By Scott Ingham, Investment Director at Heartwood Investment Management
After seven years of slumber, the Bank of England sprang into action yesterday, with Governor Carney unveiling three big changes to monetary policy in order to assist the UK economy’s adjustment to life post-Brexit:
- The Bank base rate was cut from 0.50% to 0.25%.
- A four year‘ Term Funding Scheme’ was launched to provide commercial lenders with cheap financing with the intention of filtering the base rate cut through to consumers.
- The Asset Purchase Programme (‘Quantitative Easing’)was expanded by £70bn (including £10bn of high grade, sterling corporate credit).
This amounts to a meaningful loosening of monetary policy and the initial reaction of the markets recognised this; equities were buoyed, sterling slumped and bond yields collapsed,again.
Increasingly, central banker words are as important as their decisions, and yesterday investors received clear guidance on several outstanding questions:
Will the UK policy rate go negative?
Whilst a majority in the Monetary Policy Committee signalled their intent to push for a 0% base rate by the end of the year, when quizzed on the possibility of negative interest rates in the UK, Governor Carney could not have been more emphatic in his response – ‘No’. However, with ‘doves’ such as chief economist Andy Haldane on the committee, and a potential new Governor in 2018, this question is likely to re-emerge down the road.
What’s most important?
The bank of England has a dual mandate;1) stable inflation and 2) support for economic growth and employment.Post- Brexit, the Bank now forecasts inflation rising above target (due to more costly imports) and the growth rate falling meaningfully (although the core scenario sees the UK narrowly avoiding a recession). Yesterday’s actions prove that it is the latter that is driving policy, and likely will continue to do so over the medium term. Under the Bank’s central forecast, unemployment will increase by 250,000 in spite of looser monetary policy.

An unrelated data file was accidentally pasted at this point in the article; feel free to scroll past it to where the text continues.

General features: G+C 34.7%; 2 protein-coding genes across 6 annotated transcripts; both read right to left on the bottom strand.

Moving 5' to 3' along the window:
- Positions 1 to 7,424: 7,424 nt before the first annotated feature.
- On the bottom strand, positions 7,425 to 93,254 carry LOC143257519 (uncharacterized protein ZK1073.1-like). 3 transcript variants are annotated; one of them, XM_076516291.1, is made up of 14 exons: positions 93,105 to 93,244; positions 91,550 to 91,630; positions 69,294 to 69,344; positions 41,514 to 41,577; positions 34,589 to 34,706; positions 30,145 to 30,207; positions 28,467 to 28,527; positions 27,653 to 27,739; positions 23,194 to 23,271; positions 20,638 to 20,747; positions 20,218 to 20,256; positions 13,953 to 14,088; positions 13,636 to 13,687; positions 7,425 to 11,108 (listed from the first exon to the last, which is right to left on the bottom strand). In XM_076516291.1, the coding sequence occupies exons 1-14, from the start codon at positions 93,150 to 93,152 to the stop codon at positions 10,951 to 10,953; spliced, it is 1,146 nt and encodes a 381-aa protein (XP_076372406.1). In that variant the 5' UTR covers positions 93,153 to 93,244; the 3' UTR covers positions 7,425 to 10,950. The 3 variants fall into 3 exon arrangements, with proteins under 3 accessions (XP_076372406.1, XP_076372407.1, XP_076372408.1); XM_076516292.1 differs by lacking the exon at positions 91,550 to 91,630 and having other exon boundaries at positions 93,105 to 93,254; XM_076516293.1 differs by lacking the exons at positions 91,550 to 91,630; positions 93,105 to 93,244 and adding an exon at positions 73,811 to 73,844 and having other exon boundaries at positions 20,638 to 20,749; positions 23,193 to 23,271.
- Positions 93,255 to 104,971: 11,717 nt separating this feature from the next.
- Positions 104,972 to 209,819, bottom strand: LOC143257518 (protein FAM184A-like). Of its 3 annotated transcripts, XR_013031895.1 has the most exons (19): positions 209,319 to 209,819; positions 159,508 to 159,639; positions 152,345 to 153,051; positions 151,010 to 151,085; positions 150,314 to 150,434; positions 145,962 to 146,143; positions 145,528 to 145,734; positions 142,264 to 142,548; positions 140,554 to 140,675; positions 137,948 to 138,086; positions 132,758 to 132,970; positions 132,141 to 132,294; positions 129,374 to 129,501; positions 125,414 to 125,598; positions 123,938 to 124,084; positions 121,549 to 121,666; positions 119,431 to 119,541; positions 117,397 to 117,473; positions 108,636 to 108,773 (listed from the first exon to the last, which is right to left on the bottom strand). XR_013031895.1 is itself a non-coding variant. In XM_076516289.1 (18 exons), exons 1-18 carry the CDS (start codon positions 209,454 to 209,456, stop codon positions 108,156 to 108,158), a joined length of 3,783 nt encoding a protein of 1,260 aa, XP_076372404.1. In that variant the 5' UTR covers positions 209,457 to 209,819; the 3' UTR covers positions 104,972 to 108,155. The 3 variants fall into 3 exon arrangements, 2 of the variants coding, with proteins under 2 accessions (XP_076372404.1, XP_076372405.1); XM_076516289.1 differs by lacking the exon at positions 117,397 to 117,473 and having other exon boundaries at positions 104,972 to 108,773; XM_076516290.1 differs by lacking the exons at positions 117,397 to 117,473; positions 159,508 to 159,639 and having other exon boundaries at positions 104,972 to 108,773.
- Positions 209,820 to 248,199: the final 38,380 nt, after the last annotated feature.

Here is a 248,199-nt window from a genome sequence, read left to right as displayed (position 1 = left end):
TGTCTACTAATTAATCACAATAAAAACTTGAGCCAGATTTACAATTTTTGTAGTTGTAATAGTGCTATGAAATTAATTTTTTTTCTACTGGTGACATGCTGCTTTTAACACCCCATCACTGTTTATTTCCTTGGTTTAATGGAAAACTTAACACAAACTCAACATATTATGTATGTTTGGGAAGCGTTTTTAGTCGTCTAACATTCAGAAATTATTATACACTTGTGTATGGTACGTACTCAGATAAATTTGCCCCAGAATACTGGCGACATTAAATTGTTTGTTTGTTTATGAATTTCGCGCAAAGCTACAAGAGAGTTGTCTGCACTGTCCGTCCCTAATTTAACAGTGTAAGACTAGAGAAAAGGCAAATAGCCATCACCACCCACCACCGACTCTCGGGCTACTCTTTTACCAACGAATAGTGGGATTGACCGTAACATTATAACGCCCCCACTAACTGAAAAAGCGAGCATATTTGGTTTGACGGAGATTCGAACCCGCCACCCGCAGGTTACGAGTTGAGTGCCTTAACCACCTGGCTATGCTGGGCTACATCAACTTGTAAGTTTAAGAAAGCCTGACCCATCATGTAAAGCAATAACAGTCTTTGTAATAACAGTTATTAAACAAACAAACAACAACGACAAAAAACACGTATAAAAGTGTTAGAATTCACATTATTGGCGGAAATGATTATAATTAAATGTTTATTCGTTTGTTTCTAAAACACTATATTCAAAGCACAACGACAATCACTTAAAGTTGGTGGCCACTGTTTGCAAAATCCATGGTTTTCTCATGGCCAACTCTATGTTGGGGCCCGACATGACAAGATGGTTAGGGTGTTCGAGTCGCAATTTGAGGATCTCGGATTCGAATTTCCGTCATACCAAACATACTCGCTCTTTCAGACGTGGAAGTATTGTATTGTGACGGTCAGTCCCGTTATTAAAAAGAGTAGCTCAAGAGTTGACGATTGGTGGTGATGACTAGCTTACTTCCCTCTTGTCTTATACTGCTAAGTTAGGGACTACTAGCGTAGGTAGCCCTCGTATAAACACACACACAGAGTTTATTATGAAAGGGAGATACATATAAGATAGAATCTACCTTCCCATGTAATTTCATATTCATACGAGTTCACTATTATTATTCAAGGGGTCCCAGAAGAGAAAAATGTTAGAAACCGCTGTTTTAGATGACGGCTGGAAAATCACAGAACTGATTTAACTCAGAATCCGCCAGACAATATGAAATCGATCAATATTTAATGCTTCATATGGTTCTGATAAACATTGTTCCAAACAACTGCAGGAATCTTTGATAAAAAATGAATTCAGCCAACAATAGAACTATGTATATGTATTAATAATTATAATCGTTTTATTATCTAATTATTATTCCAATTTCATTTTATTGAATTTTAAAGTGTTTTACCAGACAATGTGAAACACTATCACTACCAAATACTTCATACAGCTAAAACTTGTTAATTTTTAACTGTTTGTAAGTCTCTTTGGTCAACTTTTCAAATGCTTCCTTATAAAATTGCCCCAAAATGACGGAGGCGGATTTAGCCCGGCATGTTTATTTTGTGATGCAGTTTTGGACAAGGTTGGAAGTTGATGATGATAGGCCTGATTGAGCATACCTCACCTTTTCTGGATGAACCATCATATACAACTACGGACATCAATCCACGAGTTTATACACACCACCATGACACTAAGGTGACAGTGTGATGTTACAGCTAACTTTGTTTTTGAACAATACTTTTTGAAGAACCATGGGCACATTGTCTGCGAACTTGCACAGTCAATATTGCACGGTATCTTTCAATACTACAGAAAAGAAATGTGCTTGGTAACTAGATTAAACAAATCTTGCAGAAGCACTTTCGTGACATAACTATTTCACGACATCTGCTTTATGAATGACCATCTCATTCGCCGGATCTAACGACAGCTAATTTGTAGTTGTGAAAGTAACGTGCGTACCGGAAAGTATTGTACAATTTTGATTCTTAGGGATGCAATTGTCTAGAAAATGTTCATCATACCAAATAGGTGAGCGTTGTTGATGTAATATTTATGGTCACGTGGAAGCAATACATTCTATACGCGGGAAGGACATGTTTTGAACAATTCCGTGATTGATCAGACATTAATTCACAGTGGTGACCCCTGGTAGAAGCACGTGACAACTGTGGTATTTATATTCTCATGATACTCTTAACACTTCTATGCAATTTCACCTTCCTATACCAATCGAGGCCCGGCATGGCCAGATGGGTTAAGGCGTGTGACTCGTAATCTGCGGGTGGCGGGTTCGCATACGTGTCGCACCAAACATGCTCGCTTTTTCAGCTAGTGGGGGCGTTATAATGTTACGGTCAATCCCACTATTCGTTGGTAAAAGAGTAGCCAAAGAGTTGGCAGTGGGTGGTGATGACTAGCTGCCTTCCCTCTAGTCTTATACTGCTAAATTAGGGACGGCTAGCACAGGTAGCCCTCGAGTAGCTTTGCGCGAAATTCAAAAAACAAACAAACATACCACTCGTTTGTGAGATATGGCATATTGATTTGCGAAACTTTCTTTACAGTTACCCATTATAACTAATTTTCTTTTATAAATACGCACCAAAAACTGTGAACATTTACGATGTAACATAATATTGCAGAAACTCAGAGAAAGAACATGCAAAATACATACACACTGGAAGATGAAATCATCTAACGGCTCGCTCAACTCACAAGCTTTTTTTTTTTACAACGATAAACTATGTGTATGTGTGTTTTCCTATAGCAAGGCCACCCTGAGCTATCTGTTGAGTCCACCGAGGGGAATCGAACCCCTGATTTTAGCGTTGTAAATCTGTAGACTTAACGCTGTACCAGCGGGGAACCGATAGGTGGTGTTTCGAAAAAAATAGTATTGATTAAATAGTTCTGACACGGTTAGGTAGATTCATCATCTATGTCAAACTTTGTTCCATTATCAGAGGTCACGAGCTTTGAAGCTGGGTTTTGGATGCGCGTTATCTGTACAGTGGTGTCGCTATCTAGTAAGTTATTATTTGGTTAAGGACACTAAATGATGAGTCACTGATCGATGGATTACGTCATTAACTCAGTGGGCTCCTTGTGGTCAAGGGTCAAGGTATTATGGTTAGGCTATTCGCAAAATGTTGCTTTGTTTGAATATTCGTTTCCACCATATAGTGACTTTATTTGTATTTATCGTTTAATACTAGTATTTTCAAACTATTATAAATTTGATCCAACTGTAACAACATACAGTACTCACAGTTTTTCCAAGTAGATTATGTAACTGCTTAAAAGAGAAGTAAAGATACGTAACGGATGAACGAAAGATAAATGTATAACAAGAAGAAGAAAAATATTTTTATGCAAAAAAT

Is that it then?
Despite Carney’s best efforts to reassure the market that all of the above policies can be expanded and extended, and that other monetary tools are still available, investors will be very wary of there centexperiences of Japan and Europe. Over the last two years both have embarked on unprecedented money-printing programmes with limited success. Eurozone growth remains tepidat 1.6%year-on-year and Japan at just 0.1%year-on-year. In his communication it was evident that Governor Carney believes that monetary policy alone cannot solve the UK’s structural issues.
Over to you,Hammond
The UK Chancellor publicly welcomed the Bank’s action yesterday(as we would expect, having authorised the expansion of quantitative easing). He has also been vocaling his willingness to soften George Osborne’s austerity goals and ‘reset’ UK economic policy.Now the question is how far will he be willing or able to loosen the purse strings? And will it be enough to make a difference? And a point to consider, is it the right thing to do with a national debt of 91%of Gross Domestic Product? Philip Hammond will no doubt have been keeping a watchful eye on the Japanese markets this week, as Prime Minister Abe announced a new $45bn fiscal stimulus package to boost welfare and infrastructure. Since the announcement on Tuesday the market has been underwhelmed, with the Nikkei 225 index falling over 2%.
The Portfolio Manager view
Whilst the Bank of England filled the headlines yesterday with meaningful consequences for individuals(helping those on tracker mortgages or hurting savers), the policy changes were perhaps less significant for global macro-economic investors. Incredibly loose monetary policy has become a little looser, extremely low bond yields have fallen further and historically cheap sterling now looks even cheaper. With this broader context in mind, we continue with our prudent approach,holding short-medium dated UK government bonds and foreign currency denominated assets for diversification benefit whilst seeking out areas of value to drive portfolio returns.